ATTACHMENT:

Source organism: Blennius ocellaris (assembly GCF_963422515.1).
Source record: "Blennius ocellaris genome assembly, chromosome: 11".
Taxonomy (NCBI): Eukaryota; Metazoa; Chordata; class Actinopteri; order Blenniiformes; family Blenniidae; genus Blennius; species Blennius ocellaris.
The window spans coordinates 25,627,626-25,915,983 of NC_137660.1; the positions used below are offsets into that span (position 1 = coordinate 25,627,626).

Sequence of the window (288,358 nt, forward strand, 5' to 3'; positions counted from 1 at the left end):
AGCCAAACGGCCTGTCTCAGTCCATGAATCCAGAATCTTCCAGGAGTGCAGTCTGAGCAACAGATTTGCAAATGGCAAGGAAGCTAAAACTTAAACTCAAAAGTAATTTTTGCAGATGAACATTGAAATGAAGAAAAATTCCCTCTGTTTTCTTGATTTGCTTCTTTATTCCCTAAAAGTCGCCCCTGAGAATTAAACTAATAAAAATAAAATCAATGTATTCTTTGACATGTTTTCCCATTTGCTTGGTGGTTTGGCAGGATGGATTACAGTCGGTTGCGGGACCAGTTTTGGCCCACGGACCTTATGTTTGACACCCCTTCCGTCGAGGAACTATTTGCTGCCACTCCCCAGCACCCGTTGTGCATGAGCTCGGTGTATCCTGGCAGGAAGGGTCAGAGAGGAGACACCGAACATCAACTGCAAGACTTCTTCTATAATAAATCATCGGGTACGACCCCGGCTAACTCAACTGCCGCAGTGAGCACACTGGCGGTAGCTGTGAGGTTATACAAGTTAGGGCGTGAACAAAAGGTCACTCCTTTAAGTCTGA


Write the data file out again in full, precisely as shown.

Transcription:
Source organism: Blennius ocellaris (assembly GCF_963422515.1).
Source record: "Blennius ocellaris genome assembly, chromosome: 11".
Taxonomy (NCBI): Eukaryota; Metazoa; Chordata; class Actinopteri; order Blenniiformes; family Blenniidae; genus Blennius; species Blennius ocellaris.
The window spans coordinates 25,627,626-25,915,983 of NC_137660.1; the positions used below are offsets into that span (position 1 = coordinate 25,627,626).

Sequence of the window (288,358 nt, forward strand, 5' to 3'; positions counted from 1 at the left end):
AGCCAAACGGCCTGTCTCAGTCCATGAATCCAGAATCTTCCAGGAGTGCAGTCTGAGCAACAGATTTGCAAATGGCAAGGAAGCTAAAACTTAAACTCAAAAGTAATTTTTGCAGATGAACATTGAAATGAAGAAAAATTCCCTCTGTTTTCTTGATTTGCTTCTTTATTCCCTAAAAGTCGCCCCTGAGAATTAAACTAATAAAAATAAAATCAATGTATTCTTTGACATGTTTTCCCATTTGCTTGGTGGTTTGGCAGGATGGATTACAGTCGGTTGCGGGACCAGTTTTGGCCCACGGACCTTATGTTTGACACCCCTTCCGTCGAGGAACTATTTGCTGCCACTCCCCAGCACCCGTTGTGCATGAGCTCGGTGTATCCTGGCAGGAAGGGTCAGAGAGGAGACACCGAACATCAACTGCAAGACTTCTTCTATAATAAATCATCGGGTACGACCCCGGCTAACTCAACTGCCGCAGTGAGCACACTGGCGGTAGCTGTGAGGTTATACAAGTTAGGGCGTGAACAAAAGGTCACTCCTTTAAGTCTGA